In Angler’s Alley, cradled in the crook of a doorway, a beggar stirred. He was like sinew and skin stretched over the knobbly bones of an old tree, and his long, tangled beard was patchy and stained. A heavy shadow was shouldering its way down the street, and he raised his sunken eyes to meet it, disentangling his skinny limbs from his threadbare blanket. Despite the man’s massive size, despite his heavy boots, he barely made a sound. He walked with his shoulders drawn up, huddled into his patchy black greatcoat.
As he passed, the beggar reached out a thin hand and plucked at the hem of his coat.
The man yanked the hem of his coat out of the beggar’s hand and landed him a swift kick with one boot. Groaning, the beggar scrambled back into his blanket, filthy wooden bowl clattering against the stones. As the man turned, he got a glimpse of his scarred, craggy face, the curl of his lip and the glint of his eyes in the deep shadows cast by his heavy brow. Then he’d turned away again, pulling his greatcoat tighter around himself and grunting. He continued stalking single-mindedly down the alleyway as if he’d never been distracted.
Tom Cooke was supposed to meet someone here for a job he would’ve been fair fucking fine to do alone, and he wasn’t happy about it. It was a clocking cold night, in the first place, and he was already tense, thinking about what was to come – and being honest, he’d been tense all day. Ne, he’d been tense all week: the last eight days had been one bit of chroveshit after another, and he hadn’t had a moment’s peace, between Clark and Meggie and the gods-damned landlord and the fight he’d had with hama that morning. The last thing he needed in this mood was teamwork. Left to his own devices – if this shipment hadn’t been so crucial, this job so urgent – he’d have been at the Mad Queen right now, fucked up out of his mind, borne up on the winds of a warm, pleasant dream. Tangled up in some pretty lad’s arms, the whole world forgotten.
Instead, he was out here, meeting gods-knew-who in this shithole, far too cold and sober for his tastes. He stopped underneath a worn, half-broken sign – it wore a blob of chipping paint in the vague shape of a mortar and pestle – and leaned up against the doorframe, squinting out into the shadowy, moonlit street, scanning it. A small, black shape wound its way up the alley on the opposite side on four legs, tail flicking.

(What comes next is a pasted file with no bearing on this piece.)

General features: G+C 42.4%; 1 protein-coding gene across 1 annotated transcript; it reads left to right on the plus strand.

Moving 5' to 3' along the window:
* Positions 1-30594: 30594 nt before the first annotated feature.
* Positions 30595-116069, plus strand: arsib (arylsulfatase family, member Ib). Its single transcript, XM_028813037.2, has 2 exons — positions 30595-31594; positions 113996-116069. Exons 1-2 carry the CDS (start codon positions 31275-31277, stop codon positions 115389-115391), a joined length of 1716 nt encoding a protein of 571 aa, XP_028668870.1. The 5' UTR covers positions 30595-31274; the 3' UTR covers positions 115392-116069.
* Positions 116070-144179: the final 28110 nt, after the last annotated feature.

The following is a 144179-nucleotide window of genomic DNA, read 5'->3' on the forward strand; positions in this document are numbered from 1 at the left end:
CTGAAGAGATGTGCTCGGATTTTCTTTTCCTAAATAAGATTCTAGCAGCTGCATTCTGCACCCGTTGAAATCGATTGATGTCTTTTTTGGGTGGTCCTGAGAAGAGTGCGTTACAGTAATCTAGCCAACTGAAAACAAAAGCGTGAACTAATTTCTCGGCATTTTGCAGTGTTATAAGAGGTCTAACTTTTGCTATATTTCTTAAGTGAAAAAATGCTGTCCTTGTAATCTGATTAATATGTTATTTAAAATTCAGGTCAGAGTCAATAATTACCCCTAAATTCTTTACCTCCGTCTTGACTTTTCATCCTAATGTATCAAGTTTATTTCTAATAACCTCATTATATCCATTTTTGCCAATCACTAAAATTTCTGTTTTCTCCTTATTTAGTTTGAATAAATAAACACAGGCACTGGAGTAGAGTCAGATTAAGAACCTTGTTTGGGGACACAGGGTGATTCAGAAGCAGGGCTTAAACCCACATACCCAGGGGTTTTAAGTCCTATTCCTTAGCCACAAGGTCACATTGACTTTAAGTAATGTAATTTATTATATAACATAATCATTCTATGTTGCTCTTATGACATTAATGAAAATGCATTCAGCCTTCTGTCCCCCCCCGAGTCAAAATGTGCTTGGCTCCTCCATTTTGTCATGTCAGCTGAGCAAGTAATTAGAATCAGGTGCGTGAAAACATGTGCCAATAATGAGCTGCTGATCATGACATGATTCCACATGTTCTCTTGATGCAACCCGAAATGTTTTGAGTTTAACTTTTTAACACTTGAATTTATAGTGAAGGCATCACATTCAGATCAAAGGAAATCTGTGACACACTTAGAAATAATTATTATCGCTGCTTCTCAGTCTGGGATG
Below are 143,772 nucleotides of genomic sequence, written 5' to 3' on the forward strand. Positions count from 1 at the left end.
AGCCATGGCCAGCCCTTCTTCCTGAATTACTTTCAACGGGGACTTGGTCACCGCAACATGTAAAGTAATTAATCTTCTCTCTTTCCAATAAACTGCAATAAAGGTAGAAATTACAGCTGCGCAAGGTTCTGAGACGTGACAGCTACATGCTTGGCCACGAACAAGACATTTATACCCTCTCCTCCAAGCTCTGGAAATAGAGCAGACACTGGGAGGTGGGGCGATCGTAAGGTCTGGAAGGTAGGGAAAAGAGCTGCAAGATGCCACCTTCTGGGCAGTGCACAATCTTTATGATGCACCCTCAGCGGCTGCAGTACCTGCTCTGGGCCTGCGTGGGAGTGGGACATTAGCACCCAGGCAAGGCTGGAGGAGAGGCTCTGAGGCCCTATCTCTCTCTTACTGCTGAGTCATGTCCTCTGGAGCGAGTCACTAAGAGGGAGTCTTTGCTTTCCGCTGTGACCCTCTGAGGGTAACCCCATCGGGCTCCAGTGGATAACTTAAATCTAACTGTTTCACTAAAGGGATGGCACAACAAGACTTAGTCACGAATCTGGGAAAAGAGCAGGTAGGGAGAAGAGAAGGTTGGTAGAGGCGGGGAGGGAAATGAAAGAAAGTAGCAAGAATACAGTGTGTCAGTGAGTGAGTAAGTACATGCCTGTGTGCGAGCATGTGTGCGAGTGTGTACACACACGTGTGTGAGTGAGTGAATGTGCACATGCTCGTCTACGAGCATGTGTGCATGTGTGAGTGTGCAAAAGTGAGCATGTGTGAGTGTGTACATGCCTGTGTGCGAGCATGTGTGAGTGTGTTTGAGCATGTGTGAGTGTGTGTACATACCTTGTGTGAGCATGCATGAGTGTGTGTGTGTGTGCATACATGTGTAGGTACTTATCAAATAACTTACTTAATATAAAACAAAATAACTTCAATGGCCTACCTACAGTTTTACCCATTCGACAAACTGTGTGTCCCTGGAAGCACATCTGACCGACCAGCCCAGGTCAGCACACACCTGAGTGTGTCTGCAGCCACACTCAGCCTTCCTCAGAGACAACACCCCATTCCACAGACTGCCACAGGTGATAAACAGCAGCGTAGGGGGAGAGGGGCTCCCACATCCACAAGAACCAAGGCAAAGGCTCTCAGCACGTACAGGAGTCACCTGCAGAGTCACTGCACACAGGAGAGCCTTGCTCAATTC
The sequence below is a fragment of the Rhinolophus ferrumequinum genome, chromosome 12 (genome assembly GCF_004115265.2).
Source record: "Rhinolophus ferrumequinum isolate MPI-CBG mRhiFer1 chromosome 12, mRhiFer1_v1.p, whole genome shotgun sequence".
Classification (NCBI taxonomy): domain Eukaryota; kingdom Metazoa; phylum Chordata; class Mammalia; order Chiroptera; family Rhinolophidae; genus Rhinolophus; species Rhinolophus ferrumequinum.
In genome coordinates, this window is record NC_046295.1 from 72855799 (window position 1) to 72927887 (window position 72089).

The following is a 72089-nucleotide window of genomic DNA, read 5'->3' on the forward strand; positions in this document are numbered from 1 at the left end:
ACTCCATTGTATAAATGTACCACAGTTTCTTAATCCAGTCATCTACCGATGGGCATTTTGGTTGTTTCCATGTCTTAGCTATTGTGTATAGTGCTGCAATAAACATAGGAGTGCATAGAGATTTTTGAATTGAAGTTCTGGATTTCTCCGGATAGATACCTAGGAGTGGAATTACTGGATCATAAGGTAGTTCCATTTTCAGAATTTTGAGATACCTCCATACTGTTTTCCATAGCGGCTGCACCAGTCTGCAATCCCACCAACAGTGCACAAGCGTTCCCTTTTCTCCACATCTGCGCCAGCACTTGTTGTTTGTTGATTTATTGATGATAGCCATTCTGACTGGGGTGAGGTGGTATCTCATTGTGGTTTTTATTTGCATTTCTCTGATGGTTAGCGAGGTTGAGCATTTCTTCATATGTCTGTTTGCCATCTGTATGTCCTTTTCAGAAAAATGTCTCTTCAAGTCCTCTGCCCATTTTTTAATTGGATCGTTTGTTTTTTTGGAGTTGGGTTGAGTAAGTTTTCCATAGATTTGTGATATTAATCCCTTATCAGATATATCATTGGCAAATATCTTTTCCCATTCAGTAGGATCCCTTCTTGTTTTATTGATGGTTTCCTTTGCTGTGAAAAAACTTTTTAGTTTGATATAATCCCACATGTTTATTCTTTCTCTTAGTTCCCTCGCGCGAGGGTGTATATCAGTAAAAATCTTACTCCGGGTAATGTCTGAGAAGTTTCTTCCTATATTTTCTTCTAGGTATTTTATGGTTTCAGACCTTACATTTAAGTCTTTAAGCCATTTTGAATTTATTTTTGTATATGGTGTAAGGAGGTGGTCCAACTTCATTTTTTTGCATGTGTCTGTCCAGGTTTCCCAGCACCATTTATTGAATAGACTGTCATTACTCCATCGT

Tom smiled briefly, reaching into his coat for his flask. He took a long draught, feeling himself warm up; he watched, one eyebrow raised, as the cat stopped in its tracks. It was looking at him, its eyes glassy mirrors for the moon.
“’lo, lovey,” he cooed softly. “What’re you doin’?”
The cat stood stock-still for a moment, eyes fixed on him. Then it scurried on with hurried steps, snatching the occasional wary glance back at him before it disappeared into the shadows at the other end of the alley. Tom watched it go, taking another drink and then tucking the flask back into his coat.
After a moment or two more of waiting, hands deep in his pockets and shoulders drawn up around his ears, he caught a movement out of the corner of his eye. There was somebody else in Angler’s Alley with him, somebody approaching. The back of his neck prickled. Lightning-fast, one of his hands darted to the pommel of the dagger at his belt. His eyes flicked over the faces of the buildings opposite him, flicked up and down the alley, and then landed on an approaching figure. He licked at his teeth, stepping out of the doorway carefully.
Then the light fell over the figure’s face.
“Hulali’s fucking tits,” he snarled, a look of recognition and shock – and rage – spasming across his face. “What the fuck’s this about?”